gmw's Avatar
 
Posts: 4,367
Karma: 101333161
Join Date: Nov 2010
Location: Australia
Device: Kobo Aura One & H2Ov2, Sony PRS-650
Bookpossum I think the risk with putting forward jobs as a justification for subsidies is that it may well turn out that knocking down rock walls and starting some other form of farming might employ more people. Or maybe we just put concrete down and build factories. It's happened elsewhere. And for those without jobs now, seeing shepherds subsided just because they were lucky enough to be born sons and daughters of shepherds must seem unfair. (Although, judging from what Rebanks told us in this book, he still needs outside work even with the subsidies.)

To some extent I'm playing devil's advocate, but I think the arguments are real enough.


As my earlier post suggests, I think tourism is a dangerous way to make this work, and I'm guessing from the pieces Rebanks gave us that these dangers are part of what his work has been about with UNESCO.

Victoria, you mention that referring to tourism seems to trivialise the activity, but I do completely agree that tourism is very important for many different reasons. The danger, at least in my view, is when tourism becomes the reason for existence (as seems to be happening in the Lake District), because this changes the rules: it's no longer about tourists coming to see what is, it is (or can be) adjusting what you are in order to attract more tourists.

But having said that, the Lake District seems to be in a fairly unique position of having been a tourist destination for pretty much as long as there have been tourists - and it's still working, so maybe there's hope.


I must say that I don't much trust government subsidies as a long term solution. If I were farming they would make me nervous because governments change, and the tide of public opinion changes, international treaties change and farmers are caught in the crossfire.


CRussel you speak of biodiversity, but we can also add that a large enough farming community retains industrial diversity. This overlaps with what issybird says about the "hedge against the unknown future". It's not just the farm animals, nor even the farmers, but all the supporting industries, government and social facilities, as well as infrastructure like roads and power grids. If you let farming diminish too much, you reduce all this diversity and this would be very expensive and slow to restart if the need does arise.
gmw is offline   Reply With Quote
Advert
Old 09-21-2019, 01:11 AM   #66
CRussel
Grand Sorcerer
CRussel ought to be getting tired of karma fortunes by now.CRussel ought to be getting tired of karma fortunes by now.CRussel ought to be getting tired of karma fortunes by now.CRussel ought to be getting tired of karma fortunes by now.CRussel ought to be getting tired of karma fortunes by now.CRussel ought to be getting tired of karma fortunes by now.CRussel ought to be getting tired of karma fortunes by now.CRussel ought to be getting tired of karma fortunes by now.CRussel ought to be getting tired of karma fortunes by now.CRussel ought to be getting tired of karma fortunes by now.CRussel ought to be getting tired of karma fortunes by now.
 
CRussel's Avatar
 
Posts: 10,326
Karma: 59066474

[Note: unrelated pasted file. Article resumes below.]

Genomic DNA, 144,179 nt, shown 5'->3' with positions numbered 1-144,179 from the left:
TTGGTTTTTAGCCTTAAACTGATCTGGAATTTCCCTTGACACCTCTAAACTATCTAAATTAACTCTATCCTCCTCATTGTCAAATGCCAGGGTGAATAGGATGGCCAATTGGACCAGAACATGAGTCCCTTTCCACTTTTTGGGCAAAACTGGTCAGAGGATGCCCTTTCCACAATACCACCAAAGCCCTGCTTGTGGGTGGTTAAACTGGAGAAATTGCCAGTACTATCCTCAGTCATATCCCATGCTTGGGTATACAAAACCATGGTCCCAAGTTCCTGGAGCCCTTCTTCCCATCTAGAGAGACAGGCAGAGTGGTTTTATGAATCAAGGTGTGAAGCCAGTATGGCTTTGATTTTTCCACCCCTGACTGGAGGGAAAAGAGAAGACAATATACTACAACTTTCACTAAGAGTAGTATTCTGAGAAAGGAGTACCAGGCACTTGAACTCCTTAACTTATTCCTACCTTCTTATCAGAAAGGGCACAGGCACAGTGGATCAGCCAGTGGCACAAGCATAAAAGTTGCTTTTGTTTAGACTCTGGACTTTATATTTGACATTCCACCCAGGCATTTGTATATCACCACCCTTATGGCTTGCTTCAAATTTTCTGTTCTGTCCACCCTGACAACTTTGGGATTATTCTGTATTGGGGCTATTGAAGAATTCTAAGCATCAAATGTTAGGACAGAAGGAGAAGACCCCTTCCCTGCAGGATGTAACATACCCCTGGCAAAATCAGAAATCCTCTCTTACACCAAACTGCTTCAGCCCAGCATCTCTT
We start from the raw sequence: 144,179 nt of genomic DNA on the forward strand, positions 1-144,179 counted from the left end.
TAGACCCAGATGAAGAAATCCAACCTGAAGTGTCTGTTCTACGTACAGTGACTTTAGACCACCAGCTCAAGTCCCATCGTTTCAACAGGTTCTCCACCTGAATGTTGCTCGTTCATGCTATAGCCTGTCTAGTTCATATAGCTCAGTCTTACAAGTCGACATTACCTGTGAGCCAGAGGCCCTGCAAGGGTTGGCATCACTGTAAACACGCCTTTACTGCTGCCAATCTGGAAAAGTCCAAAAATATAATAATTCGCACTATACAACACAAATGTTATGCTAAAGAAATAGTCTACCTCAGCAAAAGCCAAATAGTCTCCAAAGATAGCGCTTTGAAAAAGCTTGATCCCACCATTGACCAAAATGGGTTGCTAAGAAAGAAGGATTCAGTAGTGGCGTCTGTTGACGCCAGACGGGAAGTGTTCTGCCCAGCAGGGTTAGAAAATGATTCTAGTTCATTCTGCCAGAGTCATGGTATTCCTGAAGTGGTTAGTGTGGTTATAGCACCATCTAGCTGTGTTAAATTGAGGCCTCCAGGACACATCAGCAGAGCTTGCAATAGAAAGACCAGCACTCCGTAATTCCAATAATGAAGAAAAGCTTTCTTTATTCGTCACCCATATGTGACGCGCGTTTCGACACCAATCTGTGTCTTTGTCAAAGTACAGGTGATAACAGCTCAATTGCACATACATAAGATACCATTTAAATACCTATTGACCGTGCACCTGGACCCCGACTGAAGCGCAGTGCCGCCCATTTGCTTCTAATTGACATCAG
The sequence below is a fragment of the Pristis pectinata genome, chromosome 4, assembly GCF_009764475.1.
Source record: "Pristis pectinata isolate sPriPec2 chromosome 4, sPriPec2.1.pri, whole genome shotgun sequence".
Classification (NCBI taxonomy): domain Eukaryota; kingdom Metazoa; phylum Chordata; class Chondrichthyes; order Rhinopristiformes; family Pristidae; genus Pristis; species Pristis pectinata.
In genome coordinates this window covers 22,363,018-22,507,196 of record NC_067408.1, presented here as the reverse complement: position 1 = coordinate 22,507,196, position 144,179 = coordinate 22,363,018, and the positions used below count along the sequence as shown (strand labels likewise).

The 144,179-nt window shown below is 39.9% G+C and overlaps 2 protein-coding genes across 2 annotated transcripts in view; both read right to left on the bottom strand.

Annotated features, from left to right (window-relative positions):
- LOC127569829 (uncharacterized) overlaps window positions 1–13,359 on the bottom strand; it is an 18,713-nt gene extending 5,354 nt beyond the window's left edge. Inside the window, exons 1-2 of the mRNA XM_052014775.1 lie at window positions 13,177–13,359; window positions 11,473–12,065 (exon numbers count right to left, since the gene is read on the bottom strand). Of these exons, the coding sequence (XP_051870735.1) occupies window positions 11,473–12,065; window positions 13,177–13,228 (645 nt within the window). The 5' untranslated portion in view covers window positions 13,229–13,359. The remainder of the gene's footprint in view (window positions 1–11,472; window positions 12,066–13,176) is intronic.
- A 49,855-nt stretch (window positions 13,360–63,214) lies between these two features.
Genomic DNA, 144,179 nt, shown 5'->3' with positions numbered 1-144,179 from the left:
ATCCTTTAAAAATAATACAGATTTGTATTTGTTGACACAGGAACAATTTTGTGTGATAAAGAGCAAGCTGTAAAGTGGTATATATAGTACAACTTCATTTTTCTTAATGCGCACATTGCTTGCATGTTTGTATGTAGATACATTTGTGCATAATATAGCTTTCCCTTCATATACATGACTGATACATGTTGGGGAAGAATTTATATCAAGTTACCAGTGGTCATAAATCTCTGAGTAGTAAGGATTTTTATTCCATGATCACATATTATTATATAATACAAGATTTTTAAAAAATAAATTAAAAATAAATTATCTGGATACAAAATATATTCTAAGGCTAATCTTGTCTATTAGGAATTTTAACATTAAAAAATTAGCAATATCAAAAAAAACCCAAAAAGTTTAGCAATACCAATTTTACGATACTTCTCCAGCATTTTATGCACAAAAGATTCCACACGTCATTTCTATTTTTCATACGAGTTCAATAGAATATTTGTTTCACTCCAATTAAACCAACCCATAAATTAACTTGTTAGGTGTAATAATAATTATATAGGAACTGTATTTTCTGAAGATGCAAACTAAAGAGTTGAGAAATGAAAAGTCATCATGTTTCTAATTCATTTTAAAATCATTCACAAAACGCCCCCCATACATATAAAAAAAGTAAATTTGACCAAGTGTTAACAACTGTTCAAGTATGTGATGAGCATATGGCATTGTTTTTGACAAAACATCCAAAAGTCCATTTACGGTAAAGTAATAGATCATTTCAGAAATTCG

Join Date: Jul 2010
Location: Sunshine Coast, BC
Device: 10th Gen Paperwhite, Oasis, Voyage, original Paperwhite, Fire HD 8
Quote:
Originally Posted by Victoria View Post
Excellent points. There’s no comparison in flavour between real fruit and vegetables, and tasteless stuff, bred primarily not to bruise, which is picked too soon, entombed in plastic and shipped thousands of miles.

Despite my sympathy for the ‘eat local’ movement though, I’m pretty spoiled & hypocritical. I hate to start the day without coffee imported from South America and tropical bananas on cereal
And there is no comparison between the bacon you buy in the local IGA, and the bacon that I dry cure and hickory or applewood smoke from organically and sustainably raised Berkshire pigs from a farm about 75 km from here.

OTOH, I'll give you a pass on the coffee, assuming you choose fair-trade beans. The banana, however, you're going to have to give up. Every banana you have ever eaten, and just about the only bananas you can buy, anywhere in the world, are all the exact same variety, the Cavendish. The Cavendish is susceptible to the TR4 virus which is currently devastating banana crops pretty much everywhere. There just aren't going to be any bananas available fairly soon.
CRussel is offline   Reply With Quote
Old 09-21-2019, 07:24 AM   #67
Bookpossum
Snoozing in the sun
Bookpossum ought to be getting tired of karma fortunes by now.Bookpossum ought to be getting tired of karma fortunes by now.Bookpossum ought to be getting tired of karma fortunes by now.Bookpossum ought to be getting tired of karma fortunes by now.Bookpossum ought to be getting tired of karma fortunes by now.Bookpossum ought to be getting tired of karma fortunes by now.Bookpossum ought to be getting tired of karma fortunes by now.Bookpossum ought to be getting tired of karma fortunes by now.Bookpossum ought to be getting tired of karma fortunes by now.Bookpossum ought to be getting tired of karma fortunes by now.Bookpossum ought to be getting tired of karma fortunes by now.
 
Bookpossum's Avatar
 
Posts: 9,888
Karma: 100209563
Join Date: Jul 2011
Location: Melbourne, Australia
Device: iPad Mini, Kobo Touch
Don't worry Victoria - you can come to Australia, as apparently our strict quarantine regulations have kept ours disease free in Queensland.